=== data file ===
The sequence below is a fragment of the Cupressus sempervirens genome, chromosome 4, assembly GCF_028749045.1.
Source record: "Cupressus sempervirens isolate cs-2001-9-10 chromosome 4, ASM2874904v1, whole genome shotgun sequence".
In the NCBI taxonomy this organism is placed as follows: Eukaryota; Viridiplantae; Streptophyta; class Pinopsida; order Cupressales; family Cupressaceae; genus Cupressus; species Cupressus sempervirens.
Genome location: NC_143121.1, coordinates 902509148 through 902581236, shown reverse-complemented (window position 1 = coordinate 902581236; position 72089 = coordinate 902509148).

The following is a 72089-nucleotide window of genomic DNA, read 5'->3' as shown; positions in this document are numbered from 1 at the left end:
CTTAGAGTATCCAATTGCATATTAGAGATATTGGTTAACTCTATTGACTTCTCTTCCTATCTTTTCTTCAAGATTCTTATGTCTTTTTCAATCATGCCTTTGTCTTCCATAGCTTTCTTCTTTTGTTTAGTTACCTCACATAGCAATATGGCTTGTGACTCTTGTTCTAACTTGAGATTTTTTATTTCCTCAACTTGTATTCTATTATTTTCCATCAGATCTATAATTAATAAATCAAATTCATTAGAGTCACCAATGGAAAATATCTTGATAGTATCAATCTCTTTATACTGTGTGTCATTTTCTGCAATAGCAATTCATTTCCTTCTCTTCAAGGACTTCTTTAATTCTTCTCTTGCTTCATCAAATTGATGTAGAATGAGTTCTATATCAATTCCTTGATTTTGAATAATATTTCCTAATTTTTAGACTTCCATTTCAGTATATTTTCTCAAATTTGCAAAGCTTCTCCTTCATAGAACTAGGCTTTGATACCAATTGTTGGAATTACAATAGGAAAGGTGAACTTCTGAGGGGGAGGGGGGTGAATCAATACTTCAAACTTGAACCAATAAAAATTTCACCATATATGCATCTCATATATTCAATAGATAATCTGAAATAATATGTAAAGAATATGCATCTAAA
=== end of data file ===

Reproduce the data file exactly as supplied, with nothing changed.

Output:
The sequence below is a fragment of the Cupressus sempervirens genome, chromosome 4, assembly GCF_028749045.1.
Source record: "Cupressus sempervirens isolate cs-2001-9-10 chromosome 4, ASM2874904v1, whole genome shotgun sequence".
In the NCBI taxonomy this organism is placed as follows: Eukaryota; Viridiplantae; Streptophyta; class Pinopsida; order Cupressales; family Cupressaceae; genus Cupressus; species Cupressus sempervirens.
Genome location: NC_143121.1, coordinates 902509148 through 902581236, shown reverse-complemented (window position 1 = coordinate 902581236; position 72089 = coordinate 902509148).

The following is a 72089-nucleotide window of genomic DNA, read 5'->3' as shown; positions in this document are numbered from 1 at the left end:
CTTAGAGTATCCAATTGCATATTAGAGATATTGGTTAACTCTATTGACTTCTCTTCCTATCTTTTCTTCAAGATTCTTATGTCTTTTTCAATCATGCCTTTGTCTTCCATAGCTTTCTTCTTTTGTTTAGTTACCTCACATAGCAATATGGCTTGTGACTCTTGTTCTAACTTGAGATTTTTTATTTCCTCAACTTGTATTCTATTATTTTCCATCAGATCTATAATTAATAAATCAAATTCATTAGAGTCACCAATGGAAAATATCTTGATAGTATCAATCTCTTTATACTGTGTGTCATTTTCTGCAATAGCAATTCATTTCCTTCTCTTCAAGGACTTCTTTAATTCTTCTCTTGCTTCATCAAATTGATGTAGAATGAGTTCTATATCAATTCCTTGATTTTGAATAATATTTCCTAATTTTTAGACTTCCATTTCAGTATATTTTCTCAAATTTGCAAAGCTTCTCCTTCATAGAACTAGGCTTTGATACCAATTGTTGGAATTACAATAGGAAAGGTGAACTTCTGAGGGGGAGGGGGGTGAATCAATACTTCAAACTTGAACCAATAAAAATTTCACCATATATGCATCTCATATATTCAATAGATAATCTGAAATAATATGTAAAGAATATGCATCTAAA